There are a number of flags that can be passed to open() that control various aspects of the I/O. Also, some filesystems support additional but non standard methods for improving I/O performance.
Firstly, there are three options, supported under the Single UNIX Specification, that can be passed to open() that have an impact on subsequent I/O operations. When a write takes place, there are two items of data that must be written to disk, namely the file data and the file's inode. An inode is the object stored on disk that describes the file, including the properties seen by calling stat() together with a block map of all data blocks associated with the file.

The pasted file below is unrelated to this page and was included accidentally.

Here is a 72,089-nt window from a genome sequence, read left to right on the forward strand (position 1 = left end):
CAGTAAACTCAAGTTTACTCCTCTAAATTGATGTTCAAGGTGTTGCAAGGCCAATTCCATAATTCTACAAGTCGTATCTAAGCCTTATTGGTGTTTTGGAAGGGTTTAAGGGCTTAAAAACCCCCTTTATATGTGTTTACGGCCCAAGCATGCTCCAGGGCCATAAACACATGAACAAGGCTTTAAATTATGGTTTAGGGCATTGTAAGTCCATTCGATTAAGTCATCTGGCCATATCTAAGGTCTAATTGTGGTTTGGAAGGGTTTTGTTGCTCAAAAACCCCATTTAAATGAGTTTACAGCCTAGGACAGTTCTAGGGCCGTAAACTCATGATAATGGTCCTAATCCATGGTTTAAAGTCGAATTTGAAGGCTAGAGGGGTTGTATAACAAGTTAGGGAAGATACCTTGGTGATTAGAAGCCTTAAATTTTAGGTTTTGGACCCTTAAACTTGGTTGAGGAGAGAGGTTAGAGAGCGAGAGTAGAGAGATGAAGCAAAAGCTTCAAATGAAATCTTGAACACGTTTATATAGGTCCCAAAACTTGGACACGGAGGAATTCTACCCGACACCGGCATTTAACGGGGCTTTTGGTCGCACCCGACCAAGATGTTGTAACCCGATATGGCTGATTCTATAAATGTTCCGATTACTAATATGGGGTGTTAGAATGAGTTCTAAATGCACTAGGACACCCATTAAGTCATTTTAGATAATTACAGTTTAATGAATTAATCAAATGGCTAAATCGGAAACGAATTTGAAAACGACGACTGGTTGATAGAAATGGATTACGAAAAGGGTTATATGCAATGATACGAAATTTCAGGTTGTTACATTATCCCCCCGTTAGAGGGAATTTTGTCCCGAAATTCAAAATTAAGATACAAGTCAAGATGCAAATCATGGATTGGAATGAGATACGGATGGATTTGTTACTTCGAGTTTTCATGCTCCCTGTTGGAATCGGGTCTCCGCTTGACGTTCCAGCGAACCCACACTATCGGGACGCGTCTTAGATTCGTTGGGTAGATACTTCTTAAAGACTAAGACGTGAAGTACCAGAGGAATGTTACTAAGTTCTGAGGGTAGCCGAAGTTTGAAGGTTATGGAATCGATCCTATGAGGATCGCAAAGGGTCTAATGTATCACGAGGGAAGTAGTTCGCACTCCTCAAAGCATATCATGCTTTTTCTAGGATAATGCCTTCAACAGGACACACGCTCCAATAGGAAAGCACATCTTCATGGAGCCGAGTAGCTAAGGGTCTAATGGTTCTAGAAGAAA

The three options that are supported from a standards perspective are:
O_SYNC. For all types of writes, whether allocation is required or not, the data and any meta-data updates are committed to disk before the write returns. For reads, the access time stamp will be updated before the read returns.
O_DSYNC. When a write occurs, the data will be committed to disk before the write returns but the file's meta-data may not be written to disk at this stage. This will result in better I/O throughput because, if implemented efficiently by the filesystem, the number of inode updates will be minimized, effectively halving the number of writes. Typically, if the write results in an allocation to the file (a write over a hole or beyond the end of the file) the meta-data is also written to disk. However, if the ...